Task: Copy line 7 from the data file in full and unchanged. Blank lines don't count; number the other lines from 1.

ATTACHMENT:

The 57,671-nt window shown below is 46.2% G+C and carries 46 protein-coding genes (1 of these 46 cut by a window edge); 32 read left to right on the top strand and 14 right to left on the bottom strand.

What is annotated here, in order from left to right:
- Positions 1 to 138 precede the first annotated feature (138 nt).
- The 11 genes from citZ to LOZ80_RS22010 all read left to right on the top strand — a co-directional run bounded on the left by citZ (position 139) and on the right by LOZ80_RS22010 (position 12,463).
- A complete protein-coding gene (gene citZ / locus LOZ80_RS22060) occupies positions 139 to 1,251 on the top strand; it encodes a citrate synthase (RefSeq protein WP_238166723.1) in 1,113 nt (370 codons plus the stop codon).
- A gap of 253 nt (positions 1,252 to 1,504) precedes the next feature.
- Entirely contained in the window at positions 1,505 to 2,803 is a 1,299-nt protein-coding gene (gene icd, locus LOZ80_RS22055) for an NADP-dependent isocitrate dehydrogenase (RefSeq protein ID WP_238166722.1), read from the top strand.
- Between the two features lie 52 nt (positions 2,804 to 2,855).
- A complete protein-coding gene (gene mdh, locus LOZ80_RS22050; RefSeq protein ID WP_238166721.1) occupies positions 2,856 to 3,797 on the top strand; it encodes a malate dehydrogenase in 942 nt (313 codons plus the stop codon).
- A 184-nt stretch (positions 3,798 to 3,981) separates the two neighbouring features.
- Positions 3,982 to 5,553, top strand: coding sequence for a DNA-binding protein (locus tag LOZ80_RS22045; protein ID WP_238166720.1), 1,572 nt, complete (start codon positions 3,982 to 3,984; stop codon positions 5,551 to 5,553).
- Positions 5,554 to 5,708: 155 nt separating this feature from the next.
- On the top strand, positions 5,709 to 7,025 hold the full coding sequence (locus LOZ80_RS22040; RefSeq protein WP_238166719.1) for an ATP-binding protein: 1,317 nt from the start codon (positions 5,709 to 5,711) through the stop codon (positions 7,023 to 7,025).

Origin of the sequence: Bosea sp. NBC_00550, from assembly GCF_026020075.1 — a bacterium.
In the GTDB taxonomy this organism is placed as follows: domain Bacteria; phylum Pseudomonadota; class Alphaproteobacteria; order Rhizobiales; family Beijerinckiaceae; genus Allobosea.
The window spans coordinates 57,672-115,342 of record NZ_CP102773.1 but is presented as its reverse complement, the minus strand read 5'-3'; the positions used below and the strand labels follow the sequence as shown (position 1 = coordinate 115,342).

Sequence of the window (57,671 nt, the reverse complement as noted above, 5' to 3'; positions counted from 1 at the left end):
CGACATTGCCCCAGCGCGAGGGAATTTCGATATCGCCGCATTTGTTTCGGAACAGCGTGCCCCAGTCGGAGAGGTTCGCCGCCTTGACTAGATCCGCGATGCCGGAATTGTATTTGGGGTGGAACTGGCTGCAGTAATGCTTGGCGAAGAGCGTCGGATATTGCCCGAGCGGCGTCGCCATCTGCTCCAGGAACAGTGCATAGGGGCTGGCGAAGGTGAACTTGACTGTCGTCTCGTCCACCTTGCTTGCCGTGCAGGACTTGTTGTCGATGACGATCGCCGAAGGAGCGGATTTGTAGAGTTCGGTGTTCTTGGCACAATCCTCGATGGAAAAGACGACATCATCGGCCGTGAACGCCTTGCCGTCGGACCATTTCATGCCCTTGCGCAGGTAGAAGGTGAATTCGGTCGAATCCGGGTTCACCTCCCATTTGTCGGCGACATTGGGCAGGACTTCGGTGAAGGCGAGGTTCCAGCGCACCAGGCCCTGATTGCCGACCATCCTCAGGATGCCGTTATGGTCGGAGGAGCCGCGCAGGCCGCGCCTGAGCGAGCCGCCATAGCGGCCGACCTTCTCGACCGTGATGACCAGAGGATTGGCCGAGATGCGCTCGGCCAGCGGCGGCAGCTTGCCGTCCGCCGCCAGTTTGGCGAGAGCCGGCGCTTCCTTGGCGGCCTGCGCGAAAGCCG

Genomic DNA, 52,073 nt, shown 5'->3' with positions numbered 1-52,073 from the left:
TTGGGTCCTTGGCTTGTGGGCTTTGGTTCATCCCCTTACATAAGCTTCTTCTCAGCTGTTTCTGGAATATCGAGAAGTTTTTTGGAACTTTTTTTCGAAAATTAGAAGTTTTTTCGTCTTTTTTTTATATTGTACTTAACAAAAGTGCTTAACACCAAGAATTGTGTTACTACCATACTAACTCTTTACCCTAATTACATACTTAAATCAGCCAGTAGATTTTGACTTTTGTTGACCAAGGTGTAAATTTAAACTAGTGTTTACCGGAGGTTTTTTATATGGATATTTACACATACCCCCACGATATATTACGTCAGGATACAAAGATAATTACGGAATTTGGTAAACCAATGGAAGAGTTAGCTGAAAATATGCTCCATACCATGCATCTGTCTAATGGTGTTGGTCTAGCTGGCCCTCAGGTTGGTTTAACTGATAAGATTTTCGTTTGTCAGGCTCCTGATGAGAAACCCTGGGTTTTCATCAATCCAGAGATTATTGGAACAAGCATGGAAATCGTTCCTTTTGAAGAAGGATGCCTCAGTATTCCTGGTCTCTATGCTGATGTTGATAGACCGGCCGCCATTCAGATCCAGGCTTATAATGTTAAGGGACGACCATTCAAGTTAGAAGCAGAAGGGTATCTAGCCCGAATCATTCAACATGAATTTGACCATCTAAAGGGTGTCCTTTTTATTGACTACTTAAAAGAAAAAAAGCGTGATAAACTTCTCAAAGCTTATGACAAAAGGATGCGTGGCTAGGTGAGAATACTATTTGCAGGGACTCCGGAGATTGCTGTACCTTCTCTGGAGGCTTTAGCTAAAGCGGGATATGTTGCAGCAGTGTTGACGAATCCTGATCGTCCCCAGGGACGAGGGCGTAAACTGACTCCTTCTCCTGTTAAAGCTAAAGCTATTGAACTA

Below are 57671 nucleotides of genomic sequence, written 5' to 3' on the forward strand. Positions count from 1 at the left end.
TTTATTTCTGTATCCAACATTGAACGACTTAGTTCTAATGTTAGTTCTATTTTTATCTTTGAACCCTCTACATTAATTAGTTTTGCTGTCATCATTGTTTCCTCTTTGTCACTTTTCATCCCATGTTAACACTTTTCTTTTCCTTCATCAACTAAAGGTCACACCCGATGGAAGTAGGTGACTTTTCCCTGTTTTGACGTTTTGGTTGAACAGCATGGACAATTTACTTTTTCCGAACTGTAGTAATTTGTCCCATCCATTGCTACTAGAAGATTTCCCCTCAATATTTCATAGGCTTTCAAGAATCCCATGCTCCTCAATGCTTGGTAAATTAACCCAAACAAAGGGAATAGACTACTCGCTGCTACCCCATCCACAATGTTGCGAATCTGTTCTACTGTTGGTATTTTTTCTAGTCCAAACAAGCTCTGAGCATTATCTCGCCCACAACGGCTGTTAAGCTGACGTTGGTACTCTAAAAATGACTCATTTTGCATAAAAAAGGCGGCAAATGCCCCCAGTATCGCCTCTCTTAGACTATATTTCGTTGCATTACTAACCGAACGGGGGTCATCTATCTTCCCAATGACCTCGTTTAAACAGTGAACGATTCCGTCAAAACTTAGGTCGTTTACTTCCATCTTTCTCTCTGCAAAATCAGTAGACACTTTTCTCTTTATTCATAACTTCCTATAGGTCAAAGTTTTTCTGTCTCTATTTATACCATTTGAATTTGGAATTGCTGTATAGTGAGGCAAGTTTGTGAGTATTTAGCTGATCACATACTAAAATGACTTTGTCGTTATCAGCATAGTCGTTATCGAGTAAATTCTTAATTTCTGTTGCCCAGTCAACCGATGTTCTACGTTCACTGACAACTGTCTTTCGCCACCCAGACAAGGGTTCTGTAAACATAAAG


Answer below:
- Entirely contained in the window at positions 1,505 to 2,803 is a 1,299-nt protein-coding gene (gene icd, locus LOZ80_RS22055) for an NADP-dependent isocitrate dehydrogenase (RefSeq protein ID WP_238166722.1), read from the top strand.